— -- Agriculture Secretary Tom Vilsack warned Wednesday that the worst drought in 25 years would drive food prices up later this year and said the situation was bad enough to make him wish for divine intervention. He also warned consumers to be on the watch for food price gouging.
"I get on my knees every day, and I'm saying an extra prayer now," Vilsack told reporters during a rare appearance in the White House briefing room. "If I had a rain prayer, or rain dance, I could do, I would do it."
"But honestly right now the focus needs to be on working with Congress" to craft an aid package in some form for hard-hit farmers and livestock producers facing the prospects of failed crops and higher feed costs, he said. Vilsack did not put a price tag on such legislation, saying the full extent of the damage was not yet clear. While it's not as devastating—yet—as the 1988 drought, the current heat and lack of rain are "the most serious situation we've had, probably, in 25 years, across the country," Vilsack said. "Sixty-one percent of landmass of the United States is currently being characterized as being impacted by this drought."
Corn and soybeans have been affected, and will trigger "significant increases in prices" for both crops, with ripple effects up the supply chain, he said.
But, Vilsack warned, it won't happen immediately—and consumers should be on the lookout for possible price gouging, and push back if they feel they are being conned.
"Everybody knows there's a drought. And everybody knows it's severe. And everybody knows that the corn prices and bean prices have gone up and that impacts livestock producers in the long term," he said. "What folks don't know is it does take some time for those prices and that impact to be felt."
"We want to make sure people understand that now is not the time that they should see higher food costs. If there are going to be higher food costs, you would likely see them later in the year and in the first part of next year," he said.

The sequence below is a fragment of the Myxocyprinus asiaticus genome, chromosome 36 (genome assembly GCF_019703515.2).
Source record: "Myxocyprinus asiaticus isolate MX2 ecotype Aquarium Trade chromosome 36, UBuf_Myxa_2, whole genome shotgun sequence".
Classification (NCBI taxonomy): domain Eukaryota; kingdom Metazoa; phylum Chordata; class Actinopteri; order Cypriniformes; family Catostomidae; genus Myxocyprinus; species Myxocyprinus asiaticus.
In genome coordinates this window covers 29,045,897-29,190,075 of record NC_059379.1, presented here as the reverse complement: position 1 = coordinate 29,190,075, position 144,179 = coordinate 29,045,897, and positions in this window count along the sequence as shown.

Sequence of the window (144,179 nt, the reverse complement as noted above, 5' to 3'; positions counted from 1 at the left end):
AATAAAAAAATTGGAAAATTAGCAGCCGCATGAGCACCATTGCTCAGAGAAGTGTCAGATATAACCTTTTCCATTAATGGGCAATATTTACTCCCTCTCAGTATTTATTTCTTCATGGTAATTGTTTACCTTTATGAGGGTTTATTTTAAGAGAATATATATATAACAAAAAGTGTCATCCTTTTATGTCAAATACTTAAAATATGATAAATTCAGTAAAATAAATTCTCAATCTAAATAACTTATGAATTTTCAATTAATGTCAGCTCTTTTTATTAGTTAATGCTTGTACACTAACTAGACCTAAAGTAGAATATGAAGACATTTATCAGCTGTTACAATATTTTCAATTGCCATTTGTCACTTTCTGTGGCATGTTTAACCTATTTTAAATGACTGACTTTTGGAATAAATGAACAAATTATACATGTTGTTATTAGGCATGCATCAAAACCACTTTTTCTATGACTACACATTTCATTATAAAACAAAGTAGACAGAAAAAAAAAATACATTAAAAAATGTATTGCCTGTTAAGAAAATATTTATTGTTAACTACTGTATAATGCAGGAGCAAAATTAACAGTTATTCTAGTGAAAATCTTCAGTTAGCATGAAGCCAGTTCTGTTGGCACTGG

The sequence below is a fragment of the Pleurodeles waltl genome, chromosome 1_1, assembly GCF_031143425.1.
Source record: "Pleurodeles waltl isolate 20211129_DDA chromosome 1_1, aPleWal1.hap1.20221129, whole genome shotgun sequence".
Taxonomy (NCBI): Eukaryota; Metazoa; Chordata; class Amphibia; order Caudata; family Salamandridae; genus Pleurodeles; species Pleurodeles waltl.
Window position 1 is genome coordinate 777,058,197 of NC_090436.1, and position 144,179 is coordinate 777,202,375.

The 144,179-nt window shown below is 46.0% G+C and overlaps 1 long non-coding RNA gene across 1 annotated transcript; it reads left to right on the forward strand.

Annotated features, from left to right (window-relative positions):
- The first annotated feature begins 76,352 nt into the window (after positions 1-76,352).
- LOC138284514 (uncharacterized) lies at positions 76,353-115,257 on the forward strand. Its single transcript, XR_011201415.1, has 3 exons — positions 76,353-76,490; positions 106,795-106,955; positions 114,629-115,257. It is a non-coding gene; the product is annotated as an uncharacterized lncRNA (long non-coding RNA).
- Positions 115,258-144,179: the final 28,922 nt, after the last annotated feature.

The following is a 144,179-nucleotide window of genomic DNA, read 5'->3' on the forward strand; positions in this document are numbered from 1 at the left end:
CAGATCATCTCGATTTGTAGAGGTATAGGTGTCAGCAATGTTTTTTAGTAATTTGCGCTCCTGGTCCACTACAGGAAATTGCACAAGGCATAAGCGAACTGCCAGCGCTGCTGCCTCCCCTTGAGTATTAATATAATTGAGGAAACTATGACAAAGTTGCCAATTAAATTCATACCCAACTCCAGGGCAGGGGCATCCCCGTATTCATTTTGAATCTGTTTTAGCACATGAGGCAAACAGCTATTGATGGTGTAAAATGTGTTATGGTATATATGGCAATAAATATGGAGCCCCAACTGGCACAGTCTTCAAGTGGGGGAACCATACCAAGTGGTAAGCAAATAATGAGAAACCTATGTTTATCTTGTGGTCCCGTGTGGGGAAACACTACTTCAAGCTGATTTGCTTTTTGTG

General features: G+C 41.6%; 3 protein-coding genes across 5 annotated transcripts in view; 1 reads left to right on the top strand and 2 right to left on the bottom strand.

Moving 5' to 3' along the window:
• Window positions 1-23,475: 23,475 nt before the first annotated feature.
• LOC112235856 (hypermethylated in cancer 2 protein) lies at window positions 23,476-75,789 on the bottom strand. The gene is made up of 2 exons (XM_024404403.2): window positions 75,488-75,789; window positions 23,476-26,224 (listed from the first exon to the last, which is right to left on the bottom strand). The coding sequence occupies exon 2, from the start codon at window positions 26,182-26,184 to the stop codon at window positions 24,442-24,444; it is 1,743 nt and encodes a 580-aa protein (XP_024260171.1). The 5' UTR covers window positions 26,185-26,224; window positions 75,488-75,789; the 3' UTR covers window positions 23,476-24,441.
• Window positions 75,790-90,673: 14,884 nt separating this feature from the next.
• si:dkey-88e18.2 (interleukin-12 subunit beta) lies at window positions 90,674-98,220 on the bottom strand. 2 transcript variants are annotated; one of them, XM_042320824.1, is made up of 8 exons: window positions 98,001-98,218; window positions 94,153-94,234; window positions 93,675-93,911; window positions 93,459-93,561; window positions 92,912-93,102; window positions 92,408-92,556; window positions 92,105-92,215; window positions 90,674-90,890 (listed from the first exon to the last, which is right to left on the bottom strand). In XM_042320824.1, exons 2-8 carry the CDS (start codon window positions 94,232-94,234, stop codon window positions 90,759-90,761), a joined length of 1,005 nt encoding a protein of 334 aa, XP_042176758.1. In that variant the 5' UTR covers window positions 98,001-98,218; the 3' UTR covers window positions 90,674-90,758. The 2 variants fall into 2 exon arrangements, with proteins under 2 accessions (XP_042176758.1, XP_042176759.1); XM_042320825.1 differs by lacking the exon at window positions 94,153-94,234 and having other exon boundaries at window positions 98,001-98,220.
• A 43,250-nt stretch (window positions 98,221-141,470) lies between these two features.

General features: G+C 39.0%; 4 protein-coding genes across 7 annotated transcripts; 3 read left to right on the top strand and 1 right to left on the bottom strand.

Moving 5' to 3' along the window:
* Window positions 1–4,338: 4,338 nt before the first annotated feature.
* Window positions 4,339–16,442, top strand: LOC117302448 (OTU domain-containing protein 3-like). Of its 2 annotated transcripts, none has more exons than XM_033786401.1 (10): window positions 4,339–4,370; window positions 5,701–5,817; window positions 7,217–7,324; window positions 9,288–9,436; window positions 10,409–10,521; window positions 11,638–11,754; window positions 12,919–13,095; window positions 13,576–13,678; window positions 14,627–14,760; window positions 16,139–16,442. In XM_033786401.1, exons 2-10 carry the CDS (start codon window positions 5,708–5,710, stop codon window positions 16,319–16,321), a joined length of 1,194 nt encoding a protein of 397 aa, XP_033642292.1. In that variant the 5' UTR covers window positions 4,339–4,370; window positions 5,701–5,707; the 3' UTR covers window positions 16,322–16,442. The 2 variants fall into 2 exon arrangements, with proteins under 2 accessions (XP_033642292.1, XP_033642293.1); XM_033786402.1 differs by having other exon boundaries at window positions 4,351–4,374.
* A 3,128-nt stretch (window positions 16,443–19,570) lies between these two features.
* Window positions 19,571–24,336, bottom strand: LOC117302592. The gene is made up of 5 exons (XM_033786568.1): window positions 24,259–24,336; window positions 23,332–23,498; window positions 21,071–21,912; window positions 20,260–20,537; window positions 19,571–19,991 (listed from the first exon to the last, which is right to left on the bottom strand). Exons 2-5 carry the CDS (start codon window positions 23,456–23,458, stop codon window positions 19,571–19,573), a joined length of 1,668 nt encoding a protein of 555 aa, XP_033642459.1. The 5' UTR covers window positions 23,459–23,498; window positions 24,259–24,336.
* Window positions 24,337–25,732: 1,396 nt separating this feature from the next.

"The most important thing right now is for consumers to be aware, and to keep an eye out, and to begin asking questions if they see a dramatic increase in hamburger costs or steak costs they should ask 'what's with this?'"
"And if someone says 'it's the drought' they should push back and say 'now wait a second, that's not the reason. We should actually, given that herds are being reduced, and potentially liquidated, we should actually be seeing a little lower cost right now," Vilsack said. "And that push-back may make a difference."
The drought could have other painful repercussions for the already weak economy. Vilsack said "the rural economy is one of the bright spots in the economy" — notably through record farm exports -- and underlined that one in 12 American jobs was connected to farming. "The most important thing is for Congress to take action to provide some direction, assistance, so that folks know what's going to happen, what kind of protection they're going to have," he said.